An independent economic analysis has warned NSW that thermal coal exports are stagnating and will significantly decline in the next two decades.
Economists have warned NSW the market for coal-fired power is in terminal decline and it must begin preparing for alternatives.
The Institute for Energy Economics and Financial Analysis's report on Thursday paints a bleak future for the coal industry, where global trade volumes contract an average of four per cent every year.
About three-quarters of all the coal Australia exports for electricity generation comes from NSW.
Most passes through the Port of Newcastle, which accounts for more than 10 per cent of global coal exports.
The IEEFA report warns the outlook for new coal-fired power stations in Asia, Australia's main export market, has changed dramatically in the past four years.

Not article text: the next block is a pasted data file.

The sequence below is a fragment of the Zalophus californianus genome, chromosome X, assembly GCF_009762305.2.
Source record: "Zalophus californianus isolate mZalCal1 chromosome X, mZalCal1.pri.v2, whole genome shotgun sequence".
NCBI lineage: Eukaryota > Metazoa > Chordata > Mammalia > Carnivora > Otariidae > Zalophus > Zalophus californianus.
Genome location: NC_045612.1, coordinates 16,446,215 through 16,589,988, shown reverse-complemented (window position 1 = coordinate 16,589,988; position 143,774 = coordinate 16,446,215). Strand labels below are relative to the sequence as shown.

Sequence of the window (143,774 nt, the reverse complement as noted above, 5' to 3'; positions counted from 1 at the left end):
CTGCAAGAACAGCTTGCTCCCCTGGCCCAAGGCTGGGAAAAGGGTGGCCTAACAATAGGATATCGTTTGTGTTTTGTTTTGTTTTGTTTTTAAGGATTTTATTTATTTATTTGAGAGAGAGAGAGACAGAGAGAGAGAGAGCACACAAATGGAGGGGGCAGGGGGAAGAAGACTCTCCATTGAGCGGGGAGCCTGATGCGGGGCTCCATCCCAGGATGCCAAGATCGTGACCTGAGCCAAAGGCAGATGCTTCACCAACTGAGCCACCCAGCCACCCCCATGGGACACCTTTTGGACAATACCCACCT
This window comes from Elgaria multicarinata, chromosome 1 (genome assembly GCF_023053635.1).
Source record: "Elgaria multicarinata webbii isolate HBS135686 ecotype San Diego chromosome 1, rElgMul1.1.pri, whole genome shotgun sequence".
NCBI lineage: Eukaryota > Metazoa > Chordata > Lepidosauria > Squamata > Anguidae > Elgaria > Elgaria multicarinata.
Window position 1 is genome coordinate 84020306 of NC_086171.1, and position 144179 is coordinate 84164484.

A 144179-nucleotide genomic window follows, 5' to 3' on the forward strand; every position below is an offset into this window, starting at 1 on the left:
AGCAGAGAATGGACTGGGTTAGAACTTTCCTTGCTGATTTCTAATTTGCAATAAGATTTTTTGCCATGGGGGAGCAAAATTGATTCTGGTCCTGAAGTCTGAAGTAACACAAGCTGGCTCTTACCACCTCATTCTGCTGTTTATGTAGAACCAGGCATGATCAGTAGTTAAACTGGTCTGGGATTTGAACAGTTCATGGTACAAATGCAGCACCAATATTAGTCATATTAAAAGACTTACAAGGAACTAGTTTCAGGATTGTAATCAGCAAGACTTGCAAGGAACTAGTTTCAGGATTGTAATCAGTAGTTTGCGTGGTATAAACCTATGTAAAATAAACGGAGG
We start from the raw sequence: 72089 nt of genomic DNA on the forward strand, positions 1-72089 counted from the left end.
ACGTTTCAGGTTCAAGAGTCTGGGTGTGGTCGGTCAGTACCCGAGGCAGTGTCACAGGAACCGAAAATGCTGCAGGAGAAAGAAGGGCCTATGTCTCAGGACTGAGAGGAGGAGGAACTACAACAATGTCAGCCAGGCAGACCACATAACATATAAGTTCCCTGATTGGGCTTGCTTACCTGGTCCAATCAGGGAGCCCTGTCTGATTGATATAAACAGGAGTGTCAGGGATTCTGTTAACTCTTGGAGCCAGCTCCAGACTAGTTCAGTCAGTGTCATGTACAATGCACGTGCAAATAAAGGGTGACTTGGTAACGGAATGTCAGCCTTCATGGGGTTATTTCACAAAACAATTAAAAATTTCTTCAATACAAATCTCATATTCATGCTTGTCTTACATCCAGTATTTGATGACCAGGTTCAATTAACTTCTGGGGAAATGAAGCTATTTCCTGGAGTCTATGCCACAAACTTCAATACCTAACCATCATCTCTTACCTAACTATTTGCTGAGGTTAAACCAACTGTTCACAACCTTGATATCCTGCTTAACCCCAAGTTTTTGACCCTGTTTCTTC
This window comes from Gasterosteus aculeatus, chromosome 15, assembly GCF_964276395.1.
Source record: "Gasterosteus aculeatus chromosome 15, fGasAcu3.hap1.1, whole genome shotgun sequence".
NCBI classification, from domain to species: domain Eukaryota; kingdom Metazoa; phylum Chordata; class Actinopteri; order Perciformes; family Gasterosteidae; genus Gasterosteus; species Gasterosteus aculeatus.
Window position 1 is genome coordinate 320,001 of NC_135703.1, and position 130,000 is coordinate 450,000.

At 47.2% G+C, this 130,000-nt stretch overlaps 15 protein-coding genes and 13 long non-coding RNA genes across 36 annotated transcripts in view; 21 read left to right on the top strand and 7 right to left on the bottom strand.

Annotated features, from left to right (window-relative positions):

It cites the "unprecedented decline" in the cost of renewable energy generation and the increase in renewable energy projects coming online.
"While the Australian coal industry and its lobbyists continue to maintain that the nation's thermal coal export industry is booming on the back of record export revenues, the reality is very different," the report says.
Finding finance for new projects was also cited as a key difficulty for the sector.
Indian mining giant Adani announced on Thursday funding issues had led it to scale back plans for its massive Carmichael coalmine in Queensland.
The IEEFA's analysis lent on Independent Energy Agency forecasts on the basis the world meets internationally agreed objectives on climate change, air quality and universal access to modern energy.
However, NSW's mining industry said a different IEA report suggested coal consumption in Southeast Asia will more than double in the next two decades.
"The NSW thermal coal sector is enjoying healthy conditions with expert independent analysis forecasting this to continue to at least 2040," the NSW Minerals Council said in a statement.